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In Texas, a ban on texting while driving is poised to pass into law

Earlier this week, the Texas House of Representatives voted overwhelmingly - 113-32 - to outlaw texting while driving. Specifically, the proposed bill prohibits drivers from using "a portable wireless communication device to read, write, or send an electronic message while operating a motor vehicle."

It is no secret why the majority of legislators support the measure. Distracted driving contributes to more than 100,000 motor vehicle accidents in the state each year, according to the Texas Department of Transportation. The crashes translate into more than 3,000 incapacitating injuries and nearly 500 deaths annually. And while personal injury claims can provide some measure of relief to victims and their families, the public would benefit greatly if the number of auto accidents were reduced.

The question, then, is why any legislators opposed the bill.

Why libertarians are opposed

The Corpus Christi Caller-Times reports that a small group of libertarian-leaning republicans attempted to kill the bill. The politicians suggested that the bill infringes on personal liberty, and grants too much authority to state police. "One of the things that government does to take your freedoms is to scare you," one representative said. "That's what this bill does."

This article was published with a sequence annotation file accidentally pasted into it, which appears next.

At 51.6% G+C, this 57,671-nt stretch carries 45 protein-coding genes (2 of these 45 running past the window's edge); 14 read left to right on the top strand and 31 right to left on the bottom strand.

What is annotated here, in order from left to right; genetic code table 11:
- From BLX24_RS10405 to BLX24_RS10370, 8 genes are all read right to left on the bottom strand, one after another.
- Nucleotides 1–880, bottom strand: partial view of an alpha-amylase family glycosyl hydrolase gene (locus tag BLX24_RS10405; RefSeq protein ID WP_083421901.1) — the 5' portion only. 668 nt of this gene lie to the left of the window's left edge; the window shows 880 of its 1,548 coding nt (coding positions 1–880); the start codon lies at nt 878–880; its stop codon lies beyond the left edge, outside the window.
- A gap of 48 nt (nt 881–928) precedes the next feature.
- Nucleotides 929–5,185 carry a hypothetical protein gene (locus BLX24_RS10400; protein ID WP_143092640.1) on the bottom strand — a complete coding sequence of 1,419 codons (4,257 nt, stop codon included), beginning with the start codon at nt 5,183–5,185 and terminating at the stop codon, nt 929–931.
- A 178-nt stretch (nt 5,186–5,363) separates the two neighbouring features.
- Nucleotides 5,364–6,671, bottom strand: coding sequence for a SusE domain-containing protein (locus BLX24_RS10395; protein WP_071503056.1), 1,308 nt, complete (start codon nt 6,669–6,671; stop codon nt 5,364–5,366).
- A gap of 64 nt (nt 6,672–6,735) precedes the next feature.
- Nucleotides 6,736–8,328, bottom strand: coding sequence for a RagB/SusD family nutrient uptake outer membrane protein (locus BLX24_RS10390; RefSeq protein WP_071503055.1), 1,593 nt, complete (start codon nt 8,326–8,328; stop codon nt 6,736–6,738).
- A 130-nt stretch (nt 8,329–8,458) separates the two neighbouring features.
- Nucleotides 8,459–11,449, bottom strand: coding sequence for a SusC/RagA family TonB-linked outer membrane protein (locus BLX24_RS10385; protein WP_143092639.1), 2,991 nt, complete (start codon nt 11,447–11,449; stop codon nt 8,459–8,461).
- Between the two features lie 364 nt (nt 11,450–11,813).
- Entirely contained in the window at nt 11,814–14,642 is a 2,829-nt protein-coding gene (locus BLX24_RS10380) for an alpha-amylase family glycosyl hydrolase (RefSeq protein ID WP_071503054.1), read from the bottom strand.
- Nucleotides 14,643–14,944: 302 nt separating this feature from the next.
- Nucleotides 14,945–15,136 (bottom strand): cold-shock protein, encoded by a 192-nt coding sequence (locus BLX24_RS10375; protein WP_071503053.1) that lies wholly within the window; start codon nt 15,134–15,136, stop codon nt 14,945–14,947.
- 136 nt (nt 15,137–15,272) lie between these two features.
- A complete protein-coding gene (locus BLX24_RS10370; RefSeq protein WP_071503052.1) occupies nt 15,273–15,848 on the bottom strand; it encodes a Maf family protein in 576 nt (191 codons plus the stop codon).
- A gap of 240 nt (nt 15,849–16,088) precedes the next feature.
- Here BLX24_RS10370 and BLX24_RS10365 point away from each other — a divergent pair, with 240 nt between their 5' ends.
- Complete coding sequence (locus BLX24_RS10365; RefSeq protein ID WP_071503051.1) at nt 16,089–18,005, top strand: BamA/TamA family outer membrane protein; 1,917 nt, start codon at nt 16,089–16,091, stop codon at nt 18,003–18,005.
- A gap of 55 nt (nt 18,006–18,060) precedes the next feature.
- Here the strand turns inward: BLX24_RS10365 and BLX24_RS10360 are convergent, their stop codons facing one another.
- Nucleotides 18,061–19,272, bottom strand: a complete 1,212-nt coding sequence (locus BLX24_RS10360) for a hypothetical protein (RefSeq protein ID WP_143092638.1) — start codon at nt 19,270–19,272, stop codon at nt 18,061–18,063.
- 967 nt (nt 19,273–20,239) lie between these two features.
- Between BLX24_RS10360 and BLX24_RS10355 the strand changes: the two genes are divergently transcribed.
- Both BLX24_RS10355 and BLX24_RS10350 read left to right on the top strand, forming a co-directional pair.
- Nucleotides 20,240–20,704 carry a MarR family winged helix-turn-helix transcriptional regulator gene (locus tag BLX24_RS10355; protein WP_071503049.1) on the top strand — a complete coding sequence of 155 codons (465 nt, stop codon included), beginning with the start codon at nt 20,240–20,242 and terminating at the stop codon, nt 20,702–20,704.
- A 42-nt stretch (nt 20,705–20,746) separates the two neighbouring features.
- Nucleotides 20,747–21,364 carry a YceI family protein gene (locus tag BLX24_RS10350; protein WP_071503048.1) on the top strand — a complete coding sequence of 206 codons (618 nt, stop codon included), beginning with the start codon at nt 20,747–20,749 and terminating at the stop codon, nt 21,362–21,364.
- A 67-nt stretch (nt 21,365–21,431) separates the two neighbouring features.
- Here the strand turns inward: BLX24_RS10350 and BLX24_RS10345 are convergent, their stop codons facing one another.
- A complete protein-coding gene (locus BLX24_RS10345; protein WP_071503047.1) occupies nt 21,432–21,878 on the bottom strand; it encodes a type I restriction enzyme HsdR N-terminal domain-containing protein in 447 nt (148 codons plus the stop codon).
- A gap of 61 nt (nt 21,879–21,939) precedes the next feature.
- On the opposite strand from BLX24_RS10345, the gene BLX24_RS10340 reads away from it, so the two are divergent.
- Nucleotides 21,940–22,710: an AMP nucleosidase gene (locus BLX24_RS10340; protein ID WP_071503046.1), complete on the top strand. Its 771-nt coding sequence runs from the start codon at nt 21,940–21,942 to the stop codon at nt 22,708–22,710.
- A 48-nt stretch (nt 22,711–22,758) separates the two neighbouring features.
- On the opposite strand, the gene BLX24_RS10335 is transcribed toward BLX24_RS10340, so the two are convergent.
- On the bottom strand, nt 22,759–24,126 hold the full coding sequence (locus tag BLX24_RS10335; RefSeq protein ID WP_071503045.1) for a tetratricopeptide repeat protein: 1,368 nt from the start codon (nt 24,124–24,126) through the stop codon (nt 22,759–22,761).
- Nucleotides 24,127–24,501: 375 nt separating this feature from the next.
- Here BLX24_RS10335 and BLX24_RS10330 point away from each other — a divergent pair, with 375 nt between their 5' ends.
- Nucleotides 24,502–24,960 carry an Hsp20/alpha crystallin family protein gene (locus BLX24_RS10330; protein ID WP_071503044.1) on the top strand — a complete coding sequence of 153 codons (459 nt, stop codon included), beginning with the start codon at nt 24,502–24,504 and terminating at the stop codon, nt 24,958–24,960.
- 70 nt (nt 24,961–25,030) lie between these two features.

Others seem to agree. Every year since 2011, a bill banning texting-and-driving has passed through the Texas house. But the state Senate has quashed most of the measures, deeming them too restrictive. (The one bill that passed a senate vote was vetoed by then-governor Rick Perry.)

But this year appears to be different. A Senate version of the measure has already passed a preliminary round of voting, and appears ready for a floor vote within the next week. A governor veto seems unlikely, given the broad base of bipartisan support the provision has gained.

A step toward safer roads

Penalties for violating the ban would be modest. The bill seeks to impose fees of no more than $99 on offenders. And the measure includes exceptions for drivers who are reporting emergencies or simply checking directions.

Nevertheless, it seems a strong first step toward curtailing one of the leading causes of auto accidents in the state. Moreover, the bill's provisions should be fairly easy to heed. A number of apps, such as Cellcontrol, have been developed to limit phone use automatically when one is in the driver's seat.

Would that the process of passing a law were so automated.

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